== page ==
Judges have, with few exceptions, been unreceptive to the claims of home school parents. Their unwillingness to grant the parents and their children what they want is based on the general principle cited by school administrators and others that there is no constitutional right to participate in any public school program, including athletics. Instead, whether a student is allowed to join a club or athletic team of a public school is a privilege local school officials can choose to grant or deny at their discretion. Courts agree with them that sports and other extracurricular activities are an integral part of a student’s education in a public school, and this legitimate objective would be frustrated if students not enrolled full time were allowed to participate.
In regard to the specific constitutional arguments put forth by home school parents, courts have said that because there is no burden placed on the religious faith and practices of those in home schools, there is no violation of the Free Exercise clause. Fourteenth Amendment claims based on Equal Protection and Due Process have also generally failed. The interest of the public school officials in efficiently carrying out their administrative responsibilities outweighs any concern of the home school students’ not being treated equally. Due Process claims also are usually unsuccessful because denial of access to public schools and their programs does not amount to a denial of a fundamental right under the U. S. Constitution. The liberty the parents are entitled to under the U. S. Constitution is inapplicable here because, since participation by home school children in public school activities and programs is a privilege that may be granted or denied, parents only have an expectation their offspring will be allowed to participate. Therefore, no constitutional claim under Due Process is viable.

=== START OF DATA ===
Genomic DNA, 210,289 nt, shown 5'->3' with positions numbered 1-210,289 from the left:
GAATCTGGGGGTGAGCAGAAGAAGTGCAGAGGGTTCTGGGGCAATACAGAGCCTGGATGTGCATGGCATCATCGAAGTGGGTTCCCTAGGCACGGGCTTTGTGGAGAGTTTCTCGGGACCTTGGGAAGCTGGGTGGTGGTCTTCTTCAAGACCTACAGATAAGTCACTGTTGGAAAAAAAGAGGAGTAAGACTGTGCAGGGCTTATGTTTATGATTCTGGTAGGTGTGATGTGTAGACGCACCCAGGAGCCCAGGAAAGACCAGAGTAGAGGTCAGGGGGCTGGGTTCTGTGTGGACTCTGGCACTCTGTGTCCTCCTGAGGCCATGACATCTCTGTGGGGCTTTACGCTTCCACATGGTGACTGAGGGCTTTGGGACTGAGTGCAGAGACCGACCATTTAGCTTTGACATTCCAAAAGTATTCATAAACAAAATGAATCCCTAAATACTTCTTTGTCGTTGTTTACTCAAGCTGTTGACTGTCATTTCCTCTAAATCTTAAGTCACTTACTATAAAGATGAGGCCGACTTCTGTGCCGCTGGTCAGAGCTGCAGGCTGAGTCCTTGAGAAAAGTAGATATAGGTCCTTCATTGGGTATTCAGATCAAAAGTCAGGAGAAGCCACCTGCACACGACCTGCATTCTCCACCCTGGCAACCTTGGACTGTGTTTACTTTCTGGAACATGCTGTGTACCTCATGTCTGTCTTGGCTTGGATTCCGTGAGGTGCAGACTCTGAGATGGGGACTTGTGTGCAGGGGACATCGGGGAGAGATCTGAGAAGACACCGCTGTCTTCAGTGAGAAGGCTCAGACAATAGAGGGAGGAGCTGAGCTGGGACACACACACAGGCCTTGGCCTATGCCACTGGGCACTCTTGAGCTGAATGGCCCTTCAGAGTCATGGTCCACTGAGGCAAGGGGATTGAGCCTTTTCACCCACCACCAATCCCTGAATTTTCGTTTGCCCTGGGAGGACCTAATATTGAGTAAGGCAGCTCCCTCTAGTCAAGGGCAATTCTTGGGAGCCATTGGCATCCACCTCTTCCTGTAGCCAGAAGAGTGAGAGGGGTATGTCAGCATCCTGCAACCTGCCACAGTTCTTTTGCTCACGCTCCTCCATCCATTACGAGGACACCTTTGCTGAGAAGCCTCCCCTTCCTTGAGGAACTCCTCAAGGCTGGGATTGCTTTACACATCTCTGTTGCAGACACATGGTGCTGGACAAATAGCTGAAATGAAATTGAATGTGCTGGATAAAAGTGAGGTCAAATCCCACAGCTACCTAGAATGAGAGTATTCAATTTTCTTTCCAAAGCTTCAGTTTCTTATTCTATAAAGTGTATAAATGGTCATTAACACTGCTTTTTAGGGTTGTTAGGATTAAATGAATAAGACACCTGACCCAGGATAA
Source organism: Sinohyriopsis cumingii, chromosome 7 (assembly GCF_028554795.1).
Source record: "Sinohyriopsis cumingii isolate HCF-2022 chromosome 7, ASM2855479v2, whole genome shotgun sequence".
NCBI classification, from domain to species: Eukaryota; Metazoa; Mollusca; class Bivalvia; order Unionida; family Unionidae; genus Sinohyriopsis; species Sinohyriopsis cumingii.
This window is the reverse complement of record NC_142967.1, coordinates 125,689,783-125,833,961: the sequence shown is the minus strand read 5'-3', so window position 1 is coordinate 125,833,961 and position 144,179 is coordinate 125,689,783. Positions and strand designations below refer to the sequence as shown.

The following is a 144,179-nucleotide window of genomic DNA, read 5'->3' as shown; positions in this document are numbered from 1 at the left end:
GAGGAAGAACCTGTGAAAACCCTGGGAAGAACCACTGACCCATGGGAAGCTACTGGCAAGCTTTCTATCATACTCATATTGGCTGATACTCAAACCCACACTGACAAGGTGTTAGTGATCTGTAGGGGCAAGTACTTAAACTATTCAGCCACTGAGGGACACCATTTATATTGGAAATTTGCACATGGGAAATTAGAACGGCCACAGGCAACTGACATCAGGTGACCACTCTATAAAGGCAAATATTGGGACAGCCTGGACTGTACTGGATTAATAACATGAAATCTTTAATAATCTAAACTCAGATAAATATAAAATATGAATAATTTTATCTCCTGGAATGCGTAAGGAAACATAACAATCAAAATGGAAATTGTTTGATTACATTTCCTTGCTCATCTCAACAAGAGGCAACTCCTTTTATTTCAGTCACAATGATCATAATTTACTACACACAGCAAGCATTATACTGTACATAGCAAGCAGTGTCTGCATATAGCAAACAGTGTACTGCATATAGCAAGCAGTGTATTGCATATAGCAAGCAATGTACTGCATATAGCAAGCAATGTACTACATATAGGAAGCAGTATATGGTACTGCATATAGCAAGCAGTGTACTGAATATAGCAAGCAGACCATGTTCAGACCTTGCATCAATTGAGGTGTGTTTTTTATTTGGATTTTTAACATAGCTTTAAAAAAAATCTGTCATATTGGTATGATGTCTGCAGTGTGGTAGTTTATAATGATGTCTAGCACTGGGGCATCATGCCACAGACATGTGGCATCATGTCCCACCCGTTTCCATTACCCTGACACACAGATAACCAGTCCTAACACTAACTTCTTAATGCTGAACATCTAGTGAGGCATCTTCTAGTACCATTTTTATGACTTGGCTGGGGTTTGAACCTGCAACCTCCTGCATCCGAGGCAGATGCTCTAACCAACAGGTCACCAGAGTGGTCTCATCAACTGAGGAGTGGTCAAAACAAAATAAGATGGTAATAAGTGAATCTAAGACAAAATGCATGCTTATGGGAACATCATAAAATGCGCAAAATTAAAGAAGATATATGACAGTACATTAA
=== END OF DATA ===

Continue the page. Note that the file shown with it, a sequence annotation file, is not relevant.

In addition, courts view the parents’ decision to educate their children at home as an exercise of their constitutional rights, and it is inconsistent for the parents to benefit from the public education they have chosen to reject.